In the Fall of 2019, 180 students from seven architecture courses completed a clay-model project in groups of two/three. The students had no previous experience in working with clay and were not provided with training or special equipment. They were required to experiment with polymer-clay and to create either a building/monument or a decorative element of architecture. The outcome of this project included the following structures/elements: gargoyle & grotesque, stained-glass windows, adobe houses, Olmec masques, Rose windows, Igloos, Aztec temples, Chinese Pagodas, Roman elements and monuments, Totem poles, Pyramids, mosques, etc.
I was proud to have been given the opportunity and the space to display some of my photographs from Ely Cathedral in Cambridge, England.
ARCH 1301 - Architectural History I & ARCH 1302 - Architectural History II - Fall 2019
The ever changing interior temperature in our building, necessitated the need to refresh the 'photo-essay project wall' from last semester. We are happy with the new display but we had a hard-time letting go of the beautiful blue backdrop that simply fell off!
A Wall-display for Professor Jeffrey
I proudly created a wall-display for my colleague Professor Jeffrey, whose students drew beautiful perspective drawings for the course of ARCH 1309 or Architectural Design I.
Since beginning the beautification project here at Blinn, we have displayed many of our students' projects on our many - otherwise - bare walls. This has also provided me with the opportunity to display some of my photographs, collected over many years of traveling in Europe.
We are all looking forward to a great semester ahead, and we started it off by participating in Spring 2020 faculty convocation here at Blinn College in Bryan. We were offered more than 15 different workshops and seminars, which we took advantage of as best as time allowed!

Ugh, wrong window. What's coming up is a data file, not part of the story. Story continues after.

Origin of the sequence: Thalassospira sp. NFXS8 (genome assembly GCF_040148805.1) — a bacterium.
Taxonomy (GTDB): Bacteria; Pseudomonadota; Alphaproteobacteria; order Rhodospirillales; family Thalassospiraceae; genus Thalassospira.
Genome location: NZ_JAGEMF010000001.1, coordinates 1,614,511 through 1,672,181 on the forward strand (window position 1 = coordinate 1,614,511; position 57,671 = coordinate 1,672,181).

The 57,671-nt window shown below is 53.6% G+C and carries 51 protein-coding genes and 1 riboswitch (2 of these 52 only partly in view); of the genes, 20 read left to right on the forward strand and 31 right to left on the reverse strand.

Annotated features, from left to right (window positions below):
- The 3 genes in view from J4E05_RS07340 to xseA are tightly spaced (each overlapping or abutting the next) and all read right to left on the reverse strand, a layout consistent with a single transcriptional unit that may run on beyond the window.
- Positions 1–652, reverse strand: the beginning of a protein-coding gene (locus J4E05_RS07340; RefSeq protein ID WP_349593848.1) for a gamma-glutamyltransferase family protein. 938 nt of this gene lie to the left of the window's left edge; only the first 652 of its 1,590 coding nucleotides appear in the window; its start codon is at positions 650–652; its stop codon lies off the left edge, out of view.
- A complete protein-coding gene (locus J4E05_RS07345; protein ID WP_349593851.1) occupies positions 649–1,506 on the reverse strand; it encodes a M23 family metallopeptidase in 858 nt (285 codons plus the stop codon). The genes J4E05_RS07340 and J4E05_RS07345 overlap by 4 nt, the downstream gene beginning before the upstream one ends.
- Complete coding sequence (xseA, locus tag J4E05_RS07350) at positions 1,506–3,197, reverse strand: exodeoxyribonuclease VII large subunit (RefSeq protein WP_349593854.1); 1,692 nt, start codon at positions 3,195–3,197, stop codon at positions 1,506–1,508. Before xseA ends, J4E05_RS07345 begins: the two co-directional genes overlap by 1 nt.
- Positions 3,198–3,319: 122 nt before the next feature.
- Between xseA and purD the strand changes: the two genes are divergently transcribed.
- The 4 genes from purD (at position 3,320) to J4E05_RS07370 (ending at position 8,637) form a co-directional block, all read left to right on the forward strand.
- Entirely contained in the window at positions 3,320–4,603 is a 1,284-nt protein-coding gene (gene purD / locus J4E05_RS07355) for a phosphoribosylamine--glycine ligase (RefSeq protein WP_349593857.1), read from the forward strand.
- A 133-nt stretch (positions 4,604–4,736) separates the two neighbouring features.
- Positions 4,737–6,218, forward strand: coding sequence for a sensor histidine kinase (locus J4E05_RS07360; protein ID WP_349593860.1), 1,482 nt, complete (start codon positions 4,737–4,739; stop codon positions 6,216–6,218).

Spring 2020 and the Curse of Coronavirus, COVID-19
The highest point of each semester, for me as the instructor, is when students turn-in their architectural models. I can then see how my many hours of instruction - verbally and electronically - have guided the students to create a small but significant artwork. This is not an ordinary project; for many of my students, this is the first time they are completing a group-project, seeing and touching a piece of modeling clay and researching a historical building and learning about a specific architectural element such as gargoyles or Rose windows. Being finally able to see these individual artworks at the end of each semester is something that my colleagues and I are all looking forward to.
This semester, the Coronavirus pandemic signaled a different ending. Following our return from spring-break, and over a period of 7 days, all instructors worked as hard as humanly possible to transition over 2000 face-to-face classes online and to have them ready and running by March 23rd; this required many instructors to learn how to design an operate classes in an online platform (D2L), while assisting students with learning and adapting to the new format, in a very short period of time.
The indefinite closure of the campus also indicated that I will not be receiving the clay-models this semester. Meanwhile, we continue to teach our classes fully online and hope that everyone is well, safe and sound wherever they are.